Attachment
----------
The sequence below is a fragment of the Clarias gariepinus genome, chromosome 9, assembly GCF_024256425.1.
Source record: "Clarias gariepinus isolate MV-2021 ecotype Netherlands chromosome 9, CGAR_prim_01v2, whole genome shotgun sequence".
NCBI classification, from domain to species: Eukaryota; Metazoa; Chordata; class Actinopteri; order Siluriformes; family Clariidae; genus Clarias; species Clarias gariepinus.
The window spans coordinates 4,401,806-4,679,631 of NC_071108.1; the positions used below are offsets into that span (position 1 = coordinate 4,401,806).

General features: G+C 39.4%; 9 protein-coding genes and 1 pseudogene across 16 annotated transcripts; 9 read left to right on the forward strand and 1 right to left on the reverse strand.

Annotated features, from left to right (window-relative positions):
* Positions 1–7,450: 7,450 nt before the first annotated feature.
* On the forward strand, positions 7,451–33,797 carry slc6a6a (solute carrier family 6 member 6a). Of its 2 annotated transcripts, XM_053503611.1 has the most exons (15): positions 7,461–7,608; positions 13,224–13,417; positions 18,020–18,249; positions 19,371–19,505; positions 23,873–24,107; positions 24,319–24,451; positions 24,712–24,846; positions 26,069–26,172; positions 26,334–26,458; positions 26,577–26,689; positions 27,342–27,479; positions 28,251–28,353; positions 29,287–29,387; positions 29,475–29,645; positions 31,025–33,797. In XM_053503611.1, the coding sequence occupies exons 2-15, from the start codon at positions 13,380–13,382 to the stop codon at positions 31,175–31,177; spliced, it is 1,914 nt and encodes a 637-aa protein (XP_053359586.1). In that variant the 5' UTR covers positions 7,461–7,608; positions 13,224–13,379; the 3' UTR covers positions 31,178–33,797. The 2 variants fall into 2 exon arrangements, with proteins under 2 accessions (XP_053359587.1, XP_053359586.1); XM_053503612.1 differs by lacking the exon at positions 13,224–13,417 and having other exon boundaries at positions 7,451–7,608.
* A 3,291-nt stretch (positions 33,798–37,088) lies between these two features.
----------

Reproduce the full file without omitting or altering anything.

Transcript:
The sequence below is a fragment of the Clarias gariepinus genome, chromosome 9, assembly GCF_024256425.1.
Source record: "Clarias gariepinus isolate MV-2021 ecotype Netherlands chromosome 9, CGAR_prim_01v2, whole genome shotgun sequence".
NCBI classification, from domain to species: Eukaryota; Metazoa; Chordata; class Actinopteri; order Siluriformes; family Clariidae; genus Clarias; species Clarias gariepinus.
The window spans coordinates 4,401,806-4,679,631 of NC_071108.1; the positions used below are offsets into that span (position 1 = coordinate 4,401,806).

General features: G+C 39.4%; 9 protein-coding genes and 1 pseudogene across 16 annotated transcripts; 9 read left to right on the forward strand and 1 right to left on the reverse strand.

Annotated features, from left to right (window-relative positions):
* Positions 1–7,450: 7,450 nt before the first annotated feature.
* On the forward strand, positions 7,451–33,797 carry slc6a6a (solute carrier family 6 member 6a). Of its 2 annotated transcripts, XM_053503611.1 has the most exons (15): positions 7,461–7,608; positions 13,224–13,417; positions 18,020–18,249; positions 19,371–19,505; positions 23,873–24,107; positions 24,319–24,451; positions 24,712–24,846; positions 26,069–26,172; positions 26,334–26,458; positions 26,577–26,689; positions 27,342–27,479; positions 28,251–28,353; positions 29,287–29,387; positions 29,475–29,645; positions 31,025–33,797. In XM_053503611.1, the coding sequence occupies exons 2-15, from the start codon at positions 13,380–13,382 to the stop codon at positions 31,175–31,177; spliced, it is 1,914 nt and encodes a 637-aa protein (XP_053359586.1). In that variant the 5' UTR covers positions 7,461–7,608; positions 13,224–13,379; the 3' UTR covers positions 31,178–33,797. The 2 variants fall into 2 exon arrangements, with proteins under 2 accessions (XP_053359587.1, XP_053359586.1); XM_053503612.1 differs by lacking the exon at positions 13,224–13,417 and having other exon boundaries at positions 7,451–7,608.
* A 3,291-nt stretch (positions 33,798–37,088) lies between these two features.